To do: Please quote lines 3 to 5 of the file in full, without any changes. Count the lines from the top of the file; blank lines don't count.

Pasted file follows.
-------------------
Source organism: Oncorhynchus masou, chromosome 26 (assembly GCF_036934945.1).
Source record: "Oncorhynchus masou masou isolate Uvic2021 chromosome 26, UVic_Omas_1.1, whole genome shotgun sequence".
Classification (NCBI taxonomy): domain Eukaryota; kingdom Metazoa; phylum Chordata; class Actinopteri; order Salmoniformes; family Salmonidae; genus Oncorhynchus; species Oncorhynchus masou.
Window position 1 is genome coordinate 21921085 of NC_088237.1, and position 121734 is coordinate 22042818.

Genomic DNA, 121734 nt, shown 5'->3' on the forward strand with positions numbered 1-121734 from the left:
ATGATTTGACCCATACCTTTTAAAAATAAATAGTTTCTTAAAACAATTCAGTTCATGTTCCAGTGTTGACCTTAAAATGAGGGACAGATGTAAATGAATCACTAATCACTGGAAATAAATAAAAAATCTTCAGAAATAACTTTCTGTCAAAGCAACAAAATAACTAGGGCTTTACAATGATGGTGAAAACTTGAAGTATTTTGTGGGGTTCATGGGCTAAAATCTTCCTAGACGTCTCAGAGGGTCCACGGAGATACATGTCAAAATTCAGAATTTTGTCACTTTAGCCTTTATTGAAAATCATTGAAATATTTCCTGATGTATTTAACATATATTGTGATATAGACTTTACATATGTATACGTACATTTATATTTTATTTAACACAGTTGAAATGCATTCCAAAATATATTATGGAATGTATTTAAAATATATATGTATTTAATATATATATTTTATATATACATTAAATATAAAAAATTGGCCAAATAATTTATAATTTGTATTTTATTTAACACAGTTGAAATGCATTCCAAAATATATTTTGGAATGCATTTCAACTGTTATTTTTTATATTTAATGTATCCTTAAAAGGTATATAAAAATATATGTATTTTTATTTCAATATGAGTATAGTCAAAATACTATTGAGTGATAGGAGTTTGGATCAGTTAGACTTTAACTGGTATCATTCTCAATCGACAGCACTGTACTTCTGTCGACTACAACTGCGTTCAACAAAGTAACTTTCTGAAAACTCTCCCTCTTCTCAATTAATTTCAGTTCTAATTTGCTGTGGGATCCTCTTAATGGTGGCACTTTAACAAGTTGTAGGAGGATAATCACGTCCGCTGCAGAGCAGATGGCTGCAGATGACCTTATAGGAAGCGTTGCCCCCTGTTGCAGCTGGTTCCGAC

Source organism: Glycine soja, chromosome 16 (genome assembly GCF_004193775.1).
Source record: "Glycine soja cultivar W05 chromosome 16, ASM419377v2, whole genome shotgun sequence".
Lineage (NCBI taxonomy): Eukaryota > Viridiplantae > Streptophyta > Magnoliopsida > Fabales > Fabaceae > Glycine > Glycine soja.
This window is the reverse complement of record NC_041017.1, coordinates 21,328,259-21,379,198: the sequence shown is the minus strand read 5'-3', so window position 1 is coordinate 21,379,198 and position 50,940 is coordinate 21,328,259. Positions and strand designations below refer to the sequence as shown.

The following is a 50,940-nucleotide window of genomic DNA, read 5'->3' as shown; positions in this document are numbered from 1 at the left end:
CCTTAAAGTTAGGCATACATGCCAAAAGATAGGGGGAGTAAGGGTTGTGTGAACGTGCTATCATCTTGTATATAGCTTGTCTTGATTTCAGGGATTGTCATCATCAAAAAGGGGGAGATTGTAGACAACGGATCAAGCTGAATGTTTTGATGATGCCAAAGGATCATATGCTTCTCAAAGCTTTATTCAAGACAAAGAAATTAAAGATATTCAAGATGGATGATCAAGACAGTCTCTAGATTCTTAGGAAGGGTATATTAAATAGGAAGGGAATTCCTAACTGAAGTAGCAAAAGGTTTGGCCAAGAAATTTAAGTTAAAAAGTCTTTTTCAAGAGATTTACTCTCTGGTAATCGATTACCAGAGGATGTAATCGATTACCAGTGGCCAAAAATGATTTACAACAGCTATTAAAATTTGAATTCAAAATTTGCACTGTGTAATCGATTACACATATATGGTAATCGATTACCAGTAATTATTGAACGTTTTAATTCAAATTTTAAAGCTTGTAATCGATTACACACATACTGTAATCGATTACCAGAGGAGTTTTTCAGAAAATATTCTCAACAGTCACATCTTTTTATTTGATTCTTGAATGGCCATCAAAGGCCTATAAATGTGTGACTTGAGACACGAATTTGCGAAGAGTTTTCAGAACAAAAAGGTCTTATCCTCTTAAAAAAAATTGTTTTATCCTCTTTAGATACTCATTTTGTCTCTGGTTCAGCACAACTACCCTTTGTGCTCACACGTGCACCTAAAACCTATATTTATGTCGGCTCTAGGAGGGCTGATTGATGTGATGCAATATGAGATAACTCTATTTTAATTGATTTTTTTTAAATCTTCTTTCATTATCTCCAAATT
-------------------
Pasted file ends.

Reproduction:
Classification (NCBI taxonomy): domain Eukaryota; kingdom Metazoa; phylum Chordata; class Actinopteri; order Salmoniformes; family Salmonidae; genus Oncorhynchus; species Oncorhynchus masou.
Window position 1 is genome coordinate 21921085 of NC_088237.1, and position 121734 is coordinate 22042818.

Genomic DNA, 121734 nt, shown 5'->3' on the forward strand with positions numbered 1-121734 from the left: